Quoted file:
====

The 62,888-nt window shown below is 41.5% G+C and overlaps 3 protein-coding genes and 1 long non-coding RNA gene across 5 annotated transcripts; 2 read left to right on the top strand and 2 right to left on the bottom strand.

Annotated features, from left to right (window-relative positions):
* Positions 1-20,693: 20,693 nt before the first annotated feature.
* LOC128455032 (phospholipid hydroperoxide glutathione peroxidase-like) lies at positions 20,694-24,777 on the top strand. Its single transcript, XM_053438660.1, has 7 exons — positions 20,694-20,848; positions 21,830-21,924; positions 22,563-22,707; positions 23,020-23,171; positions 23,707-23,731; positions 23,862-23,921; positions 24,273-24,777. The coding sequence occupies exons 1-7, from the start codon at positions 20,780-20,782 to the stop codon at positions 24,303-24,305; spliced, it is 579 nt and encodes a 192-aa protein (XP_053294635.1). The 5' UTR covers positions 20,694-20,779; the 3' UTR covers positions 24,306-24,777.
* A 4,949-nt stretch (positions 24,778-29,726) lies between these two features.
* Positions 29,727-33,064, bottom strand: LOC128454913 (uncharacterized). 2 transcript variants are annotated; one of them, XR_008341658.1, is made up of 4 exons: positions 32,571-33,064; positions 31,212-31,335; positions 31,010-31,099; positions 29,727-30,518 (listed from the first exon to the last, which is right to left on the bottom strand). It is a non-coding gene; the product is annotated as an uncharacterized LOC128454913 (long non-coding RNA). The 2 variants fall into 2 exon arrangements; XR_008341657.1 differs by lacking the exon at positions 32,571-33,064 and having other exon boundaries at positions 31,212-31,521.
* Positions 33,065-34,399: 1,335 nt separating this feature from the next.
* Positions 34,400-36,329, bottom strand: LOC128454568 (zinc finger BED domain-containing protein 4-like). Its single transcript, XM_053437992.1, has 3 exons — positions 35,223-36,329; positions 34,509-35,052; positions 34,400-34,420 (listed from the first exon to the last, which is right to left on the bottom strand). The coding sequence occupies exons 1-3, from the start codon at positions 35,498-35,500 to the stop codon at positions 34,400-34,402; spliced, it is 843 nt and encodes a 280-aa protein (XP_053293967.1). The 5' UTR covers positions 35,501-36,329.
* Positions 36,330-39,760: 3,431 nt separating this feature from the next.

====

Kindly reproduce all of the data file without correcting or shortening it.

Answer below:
The 62,888-nt window shown below is 41.5% G+C and overlaps 3 protein-coding genes and 1 long non-coding RNA gene across 5 annotated transcripts; 2 read left to right on the top strand and 2 right to left on the bottom strand.

Annotated features, from left to right (window-relative positions):
* Positions 1-20,693: 20,693 nt before the first annotated feature.
* LOC128455032 (phospholipid hydroperoxide glutathione peroxidase-like) lies at positions 20,694-24,777 on the top strand. Its single transcript, XM_053438660.1, has 7 exons — positions 20,694-20,848; positions 21,830-21,924; positions 22,563-22,707; positions 23,020-23,171; positions 23,707-23,731; positions 23,862-23,921; positions 24,273-24,777. The coding sequence occupies exons 1-7, from the start codon at positions 20,780-20,782 to the stop codon at positions 24,303-24,305; spliced, it is 579 nt and encodes a 192-aa protein (XP_053294635.1). The 5' UTR covers positions 20,694-20,779; the 3' UTR covers positions 24,306-24,777.
* A 4,949-nt stretch (positions 24,778-29,726) lies between these two features.
* Positions 29,727-33,064, bottom strand: LOC128454913 (uncharacterized). 2 transcript variants are annotated; one of them, XR_008341658.1, is made up of 4 exons: positions 32,571-33,064; positions 31,212-31,335; positions 31,010-31,099; positions 29,727-30,518 (listed from the first exon to the last, which is right to left on the bottom strand). It is a non-coding gene; the product is annotated as an uncharacterized LOC128454913 (long non-coding RNA). The 2 variants fall into 2 exon arrangements; XR_008341657.1 differs by lacking the exon at positions 32,571-33,064 and having other exon boundaries at positions 31,212-31,521.
* Positions 33,065-34,399: 1,335 nt separating this feature from the next.
* Positions 34,400-36,329, bottom strand: LOC128454568 (zinc finger BED domain-containing protein 4-like). Its single transcript, XM_053437992.1, has 3 exons — positions 35,223-36,329; positions 34,509-35,052; positions 34,400-34,420 (listed from the first exon to the last, which is right to left on the bottom strand). The coding sequence occupies exons 1-3, from the start codon at positions 35,498-35,500 to the stop codon at positions 34,400-34,402; spliced, it is 843 nt and encodes a 280-aa protein (XP_053293967.1). The 5' UTR covers positions 35,501-36,329.
* Positions 36,330-39,760: 3,431 nt separating this feature from the next.